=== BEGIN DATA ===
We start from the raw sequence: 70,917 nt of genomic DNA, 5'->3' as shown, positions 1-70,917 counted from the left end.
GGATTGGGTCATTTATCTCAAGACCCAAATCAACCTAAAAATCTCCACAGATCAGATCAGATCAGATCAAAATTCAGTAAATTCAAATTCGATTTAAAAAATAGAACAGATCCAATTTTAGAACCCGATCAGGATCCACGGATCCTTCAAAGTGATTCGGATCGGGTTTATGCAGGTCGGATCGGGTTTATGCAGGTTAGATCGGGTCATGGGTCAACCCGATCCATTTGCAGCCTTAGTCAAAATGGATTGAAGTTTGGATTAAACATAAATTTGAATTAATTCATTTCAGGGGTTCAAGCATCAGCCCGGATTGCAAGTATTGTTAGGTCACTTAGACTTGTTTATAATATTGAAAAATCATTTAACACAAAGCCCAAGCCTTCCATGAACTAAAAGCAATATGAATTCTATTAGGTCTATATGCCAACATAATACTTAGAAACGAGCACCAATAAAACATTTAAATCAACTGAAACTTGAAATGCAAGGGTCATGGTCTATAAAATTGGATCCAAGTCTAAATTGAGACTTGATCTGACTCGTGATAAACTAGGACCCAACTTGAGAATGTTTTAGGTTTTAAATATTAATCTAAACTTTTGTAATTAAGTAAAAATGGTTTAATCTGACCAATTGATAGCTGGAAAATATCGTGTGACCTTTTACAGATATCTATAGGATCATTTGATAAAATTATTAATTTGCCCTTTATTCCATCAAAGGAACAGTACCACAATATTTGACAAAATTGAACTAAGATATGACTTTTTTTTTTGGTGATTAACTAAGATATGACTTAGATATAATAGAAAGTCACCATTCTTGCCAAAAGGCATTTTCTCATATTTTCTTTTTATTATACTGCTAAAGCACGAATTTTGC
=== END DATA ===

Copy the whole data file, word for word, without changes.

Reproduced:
We start from the raw sequence: 70,917 nt of genomic DNA, 5'->3' as shown, positions 1-70,917 counted from the left end.
GGATTGGGTCATTTATCTCAAGACCCAAATCAACCTAAAAATCTCCACAGATCAGATCAGATCAGATCAAAATTCAGTAAATTCAAATTCGATTTAAAAAATAGAACAGATCCAATTTTAGAACCCGATCAGGATCCACGGATCCTTCAAAGTGATTCGGATCGGGTTTATGCAGGTCGGATCGGGTTTATGCAGGTTAGATCGGGTCATGGGTCAACCCGATCCATTTGCAGCCTTAGTCAAAATGGATTGAAGTTTGGATTAAACATAAATTTGAATTAATTCATTTCAGGGGTTCAAGCATCAGCCCGGATTGCAAGTATTGTTAGGTCACTTAGACTTGTTTATAATATTGAAAAATCATTTAACACAAAGCCCAAGCCTTCCATGAACTAAAAGCAATATGAATTCTATTAGGTCTATATGCCAACATAATACTTAGAAACGAGCACCAATAAAACATTTAAATCAACTGAAACTTGAAATGCAAGGGTCATGGTCTATAAAATTGGATCCAAGTCTAAATTGAGACTTGATCTGACTCGTGATAAACTAGGACCCAACTTGAGAATGTTTTAGGTTTTAAATATTAATCTAAACTTTTGTAATTAAGTAAAAATGGTTTAATCTGACCAATTGATAGCTGGAAAATATCGTGTGACCTTTTACAGATATCTATAGGATCATTTGATAAAATTATTAATTTGCCCTTTATTCCATCAAAGGAACAGTACCACAATATTTGACAAAATTGAACTAAGATATGACTTTTTTTTTTGGTGATTAACTAAGATATGACTTAGATATAATAGAAAGTCACCATTCTTGCCAAAAGGCATTTTCTCATATTTTCTTTTTATTATACTGCTAAAGCACGAATTTTGC